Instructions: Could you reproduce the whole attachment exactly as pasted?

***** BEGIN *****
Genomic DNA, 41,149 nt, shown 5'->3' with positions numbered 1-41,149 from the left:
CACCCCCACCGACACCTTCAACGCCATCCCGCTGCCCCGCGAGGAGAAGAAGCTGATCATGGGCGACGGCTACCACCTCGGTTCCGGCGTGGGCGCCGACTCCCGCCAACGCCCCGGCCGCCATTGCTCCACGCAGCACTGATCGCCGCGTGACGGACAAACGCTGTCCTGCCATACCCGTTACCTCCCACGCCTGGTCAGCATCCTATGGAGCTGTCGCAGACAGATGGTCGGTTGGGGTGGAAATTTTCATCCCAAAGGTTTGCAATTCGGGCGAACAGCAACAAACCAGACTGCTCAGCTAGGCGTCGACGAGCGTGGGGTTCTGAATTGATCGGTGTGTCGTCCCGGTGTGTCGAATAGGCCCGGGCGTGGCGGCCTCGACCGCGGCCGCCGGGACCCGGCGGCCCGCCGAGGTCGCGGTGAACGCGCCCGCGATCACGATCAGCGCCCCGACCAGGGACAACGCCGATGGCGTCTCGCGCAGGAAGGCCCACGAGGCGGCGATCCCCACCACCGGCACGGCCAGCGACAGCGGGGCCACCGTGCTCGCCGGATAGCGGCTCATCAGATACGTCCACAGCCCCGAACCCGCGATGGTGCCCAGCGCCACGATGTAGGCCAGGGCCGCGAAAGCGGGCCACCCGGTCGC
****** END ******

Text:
Genomic DNA, 41,149 nt, shown 5'->3' with positions numbered 1-41,149 from the left:
CACCCCCACCGACACCTTCAACGCCATCCCGCTGCCCCGCGAGGAGAAGAAGCTGATCATGGGCGACGGCTACCACCTCGGTTCCGGCGTGGGCGCCGACTCCCGCCAACGCCCCGGCCGCCATTGCTCCACGCAGCACTGATCGCCGCGTGACGGACAAACGCTGTCCTGCCATACCCGTTACCTCCCACGCCTGGTCAGCATCCTATGGAGCTGTCGCAGACAGATGGTCGGTTGGGGTGGAAATTTTCATCCCAAAGGTTTGCAATTCGGGCGAACAGCAACAAACCAGACTGCTCAGCTAGGCGTCGACGAGCGTGGGGTTCTGAATTGATCGGTGTGTCGTCCCGGTGTGTCGAATAGGCCCGGGCGTGGCGGCCTCGACCGCGGCCGCCGGGACCCGGCGGCCCGCCGAGGTCGCGGTGAACGCGCCCGCGATCACGATCAGCGCCCCGACCAGGGACAACGCCGATGGCGTCTCGCGCAGGAAGGCCCACGAGGCGGCGATCCCCACCACCGGCACGGCCAGCGACAGCGGGGCCACCGTGCTCGCCGGATAGCGGCTCATCAGATACGTCCACAGCCCCGAACCCGCGATGGTGCCCAGCGCCACGATGTAGGCCAGGGCCGCGAAAGCGGGCCACCCGGTCGC